OK, if the cloud is so cool, why aren't you using it?

Question Mark Decision Making

Numbers thrown up from industry surveys continue to suggest, as in the case of the one conducted by hosted services provider Rise recently, that organisations are more than willing to embrace the cloud.

Apparently some two thirds said that they were looking to migrate to the cloud within a two year timeframe.

Or how about when VMWare conducted some recent cloud research across seven EMEA countries including the UK and concluded that 31 percent of budgets are already allocated to cloud computing, 84 percent of enterprises consider it a priority and 56 percent reckoned it was a critical consideration for adoption within the next 18 months.

If this acceptance of the cloud and determination to adopt is so strong, how come more companies haven't actually taken the plunge and migrated then? Well, in the case of the Rise survey some 50 percent thought that (the old chestnut) security along with technical complexity and a lack of understanding of what the cloud is and how it works were the main barriers to migration. But can it really be as simple as that?

Certainly when you look at adoption rates in Europe as a whole, as our sister publication IT Pro has just done, there is little doubting we are being left behind in the cloud adoption stakes by the US and even a myriad of other emerging markets.

Digitisation of data is greater in the US, say a panel of senior EMC executives, and the ongoing uncertainty as far as the Euro is concerned doesn't help.

But to claim, as seems to be the case reading that IT Pro report, that "technology is still a US-based sector" doesn't make any sense to me. It has been a long time, and some would argue it was never actually the case at all, that the US leads the world in technological innovation.

Even if you give that theory total credence, technological innovation is one thing and user take-up quite another. Facebook and Google, to name but a couple of well-known examples. may have started life in the US but they would not be where they are today without truly global consumption.

So what's stopping us from biting at the cloud cherry right now? Could it be a lack of clarity as far as ethics, practices and processes are concerned?

That's something the Cloud Industry Forum will be pressing for at the Cloud Computing World Forum this year. It's an angle that is backed up by the 'overall complexity' reasoning from the Rise survey, and one that I don't want to dispute but feel I must.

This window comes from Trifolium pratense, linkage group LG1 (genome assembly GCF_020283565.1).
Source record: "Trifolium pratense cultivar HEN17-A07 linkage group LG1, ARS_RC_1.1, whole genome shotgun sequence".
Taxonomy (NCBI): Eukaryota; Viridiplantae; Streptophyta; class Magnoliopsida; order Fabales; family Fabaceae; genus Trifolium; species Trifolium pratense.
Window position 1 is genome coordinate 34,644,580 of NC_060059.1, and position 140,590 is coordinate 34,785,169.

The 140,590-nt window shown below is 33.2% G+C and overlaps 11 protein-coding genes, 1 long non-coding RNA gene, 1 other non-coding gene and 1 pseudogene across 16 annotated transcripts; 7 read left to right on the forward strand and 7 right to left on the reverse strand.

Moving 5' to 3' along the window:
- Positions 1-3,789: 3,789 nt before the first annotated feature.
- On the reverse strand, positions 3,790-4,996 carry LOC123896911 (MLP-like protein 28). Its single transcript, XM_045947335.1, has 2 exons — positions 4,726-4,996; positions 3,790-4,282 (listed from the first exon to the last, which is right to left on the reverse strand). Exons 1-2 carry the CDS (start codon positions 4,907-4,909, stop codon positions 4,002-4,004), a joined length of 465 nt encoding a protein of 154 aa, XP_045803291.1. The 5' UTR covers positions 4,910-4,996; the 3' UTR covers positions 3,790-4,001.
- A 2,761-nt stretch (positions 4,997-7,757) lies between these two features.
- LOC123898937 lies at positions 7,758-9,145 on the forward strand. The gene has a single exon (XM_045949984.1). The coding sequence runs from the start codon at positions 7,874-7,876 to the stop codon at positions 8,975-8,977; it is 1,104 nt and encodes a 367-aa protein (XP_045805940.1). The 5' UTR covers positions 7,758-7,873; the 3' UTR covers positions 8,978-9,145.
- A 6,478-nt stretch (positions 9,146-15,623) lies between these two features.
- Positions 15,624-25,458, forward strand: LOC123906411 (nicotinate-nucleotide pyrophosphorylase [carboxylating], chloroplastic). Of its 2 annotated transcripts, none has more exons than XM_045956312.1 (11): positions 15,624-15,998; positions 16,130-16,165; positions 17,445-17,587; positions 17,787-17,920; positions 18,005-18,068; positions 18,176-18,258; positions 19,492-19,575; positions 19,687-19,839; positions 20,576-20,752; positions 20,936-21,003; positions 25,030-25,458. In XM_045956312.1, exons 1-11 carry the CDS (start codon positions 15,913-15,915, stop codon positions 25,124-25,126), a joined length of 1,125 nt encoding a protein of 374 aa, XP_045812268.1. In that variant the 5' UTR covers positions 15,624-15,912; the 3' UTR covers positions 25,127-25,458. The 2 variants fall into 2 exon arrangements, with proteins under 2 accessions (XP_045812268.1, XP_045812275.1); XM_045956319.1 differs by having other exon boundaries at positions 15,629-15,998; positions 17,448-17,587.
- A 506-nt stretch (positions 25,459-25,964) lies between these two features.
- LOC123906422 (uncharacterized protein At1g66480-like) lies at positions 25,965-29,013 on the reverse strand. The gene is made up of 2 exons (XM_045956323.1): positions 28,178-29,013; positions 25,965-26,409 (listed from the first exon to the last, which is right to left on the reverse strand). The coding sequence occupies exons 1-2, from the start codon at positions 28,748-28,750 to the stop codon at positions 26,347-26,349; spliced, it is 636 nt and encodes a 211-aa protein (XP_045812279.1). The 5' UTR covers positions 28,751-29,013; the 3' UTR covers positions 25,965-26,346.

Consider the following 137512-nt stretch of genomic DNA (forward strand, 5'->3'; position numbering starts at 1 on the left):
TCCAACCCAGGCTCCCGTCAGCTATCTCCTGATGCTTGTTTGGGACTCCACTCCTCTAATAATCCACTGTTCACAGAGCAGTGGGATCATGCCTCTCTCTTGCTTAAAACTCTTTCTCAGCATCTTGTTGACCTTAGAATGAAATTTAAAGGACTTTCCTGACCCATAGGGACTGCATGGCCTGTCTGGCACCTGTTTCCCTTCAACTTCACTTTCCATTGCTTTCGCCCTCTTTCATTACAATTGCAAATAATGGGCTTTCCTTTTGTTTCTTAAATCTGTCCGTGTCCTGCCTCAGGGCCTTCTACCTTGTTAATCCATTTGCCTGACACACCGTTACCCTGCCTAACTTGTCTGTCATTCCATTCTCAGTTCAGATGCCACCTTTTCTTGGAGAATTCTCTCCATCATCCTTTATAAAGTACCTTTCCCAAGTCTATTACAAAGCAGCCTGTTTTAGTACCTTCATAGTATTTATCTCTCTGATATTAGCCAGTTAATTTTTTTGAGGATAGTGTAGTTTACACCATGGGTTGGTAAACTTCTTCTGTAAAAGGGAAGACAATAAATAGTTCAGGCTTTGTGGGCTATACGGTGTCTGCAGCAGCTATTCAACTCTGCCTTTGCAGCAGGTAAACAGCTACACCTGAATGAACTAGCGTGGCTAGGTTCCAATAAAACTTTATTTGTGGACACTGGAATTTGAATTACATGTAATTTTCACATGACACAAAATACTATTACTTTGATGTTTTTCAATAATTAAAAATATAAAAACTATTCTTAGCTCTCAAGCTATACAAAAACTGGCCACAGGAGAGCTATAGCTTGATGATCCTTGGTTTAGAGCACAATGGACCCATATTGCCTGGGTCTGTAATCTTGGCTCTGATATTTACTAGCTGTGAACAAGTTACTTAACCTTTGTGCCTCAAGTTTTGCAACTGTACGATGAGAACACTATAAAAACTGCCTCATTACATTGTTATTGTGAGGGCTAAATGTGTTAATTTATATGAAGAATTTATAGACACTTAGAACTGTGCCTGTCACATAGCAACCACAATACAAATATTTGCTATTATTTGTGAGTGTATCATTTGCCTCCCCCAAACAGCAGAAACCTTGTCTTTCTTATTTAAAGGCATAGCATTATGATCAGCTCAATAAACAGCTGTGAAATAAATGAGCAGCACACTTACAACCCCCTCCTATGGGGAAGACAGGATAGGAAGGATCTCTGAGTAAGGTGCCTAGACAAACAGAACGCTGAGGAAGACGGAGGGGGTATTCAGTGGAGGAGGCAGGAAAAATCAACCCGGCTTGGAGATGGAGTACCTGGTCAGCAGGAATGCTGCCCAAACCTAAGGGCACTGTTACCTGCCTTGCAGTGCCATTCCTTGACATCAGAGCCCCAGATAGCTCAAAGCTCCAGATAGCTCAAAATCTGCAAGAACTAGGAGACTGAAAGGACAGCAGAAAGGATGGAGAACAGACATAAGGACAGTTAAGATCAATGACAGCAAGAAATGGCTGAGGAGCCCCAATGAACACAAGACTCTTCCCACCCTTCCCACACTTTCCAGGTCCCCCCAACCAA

Andy Burton, chair of CIF, points out that "end users are looking for guidance and advice on how to procure these services based on the clear, consistent and relevant provision of key information about the organisation, its capabilities and its operational commitments." Yet surely that's exactly what the CIF code of practice was meant to address? Given that this was launched, what, a year or so ago now I am hard-pressed to see how the informed-choice argument can really be the driver behind cloud adoption-phobia.

No, what I think is holding people back is a lack of understanding at the most basic level: defining the cloud itself. By which I mean, explaining what the cloud is, what it can do and how it can be done, for each individual business.

Perhaps we need to stop thinking in terms of X-as-a-Service models, leave behind the whole public/private deployment debate, and as cloud evangelists admit that 'the cloud' will be something entirely different for each and every organisation migrating to it.

I, almost jokingly, advised against saying the c-word when dealing with cloud sceptics in my last piece for Cloud Pro. Perhaps that advice needs to be extended to the 85 percent of enterprises which actually consider it a priority as well. Maybe then, and only then, can we start playing catch-up with the US.

Davey Winder

Davey is a three-decade veteran technology journalist specialising in cybersecurity and privacy matters and has been a Contributing Editor at PC Pro magazine since the first issue was published in 1994. He's also a Senior Contributor at Forbes, and co-founder of the Forbes Straight Talking Cyber video project that won the ‘Most Educational Content’ category at the 2021 European Cybersecurity Blogger Awards.

Davey has also picked up many other awards over the years, including the Security Serious ‘Cyber Writer of the Year’ title in 2020. As well as being the only three-time winner of the BT Security Journalist of the Year award (2006, 2008, 2010) Davey was also named BT Technology Journalist of the Year in 1996 for a forward-looking feature in PC Pro Magazine called ‘Threats to the Internet.’ In 2011 he was honoured with the Enigma Award for a lifetime contribution to IT security journalism which, thankfully, didn’t end his ongoing contributions - or his life for that matter.

You can follow Davey on Twitter @happygeek, or email him at davey@happygeek.com.